This document of the Department of Energy was signed on September 22, 2020, by Alexander N. Fitzsimmons, Deputy Assistant Secretary for Energy Efficiency, Energy Efficiency and Renewable Energy, pursuant to delegated authority from the Secretary of Energy. That document with the original signature and date is maintained by DOE. For administrative purposes only, and in compliance with requirements of the Office of the Federal Register, the undersigned DOE Federal Register Liaison Officer has been authorized to sign and submit the document in electronic format for publication, as an official document of the Department of Energy. This administrative process in no way alters the legal effect of this document upon publication in the Federal Register.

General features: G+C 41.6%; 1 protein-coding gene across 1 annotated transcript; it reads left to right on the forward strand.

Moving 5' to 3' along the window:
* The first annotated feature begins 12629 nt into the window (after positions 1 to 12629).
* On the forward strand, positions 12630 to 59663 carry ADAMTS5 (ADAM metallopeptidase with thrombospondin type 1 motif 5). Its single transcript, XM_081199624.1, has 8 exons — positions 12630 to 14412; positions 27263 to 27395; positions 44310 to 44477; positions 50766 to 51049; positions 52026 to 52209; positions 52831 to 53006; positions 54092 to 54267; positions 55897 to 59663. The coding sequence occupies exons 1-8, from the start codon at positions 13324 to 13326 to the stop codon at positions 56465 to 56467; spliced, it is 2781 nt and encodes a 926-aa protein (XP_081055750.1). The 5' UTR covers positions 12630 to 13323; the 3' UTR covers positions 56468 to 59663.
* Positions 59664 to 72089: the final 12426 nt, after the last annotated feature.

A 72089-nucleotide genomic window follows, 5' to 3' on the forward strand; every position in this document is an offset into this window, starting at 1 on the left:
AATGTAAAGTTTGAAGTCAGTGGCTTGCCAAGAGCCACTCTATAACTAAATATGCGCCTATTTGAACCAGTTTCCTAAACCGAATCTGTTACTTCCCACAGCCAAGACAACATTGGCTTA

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Signed in Washington, DC, on September 22, 2020.
Treena V. Garrett,
Federal Register Liaison Officer, U.S. Department of Energy.
[FR Doc. 2020-21280 Filed 10-13-20; 8:45 am]
BILLING CODE 6450-01-P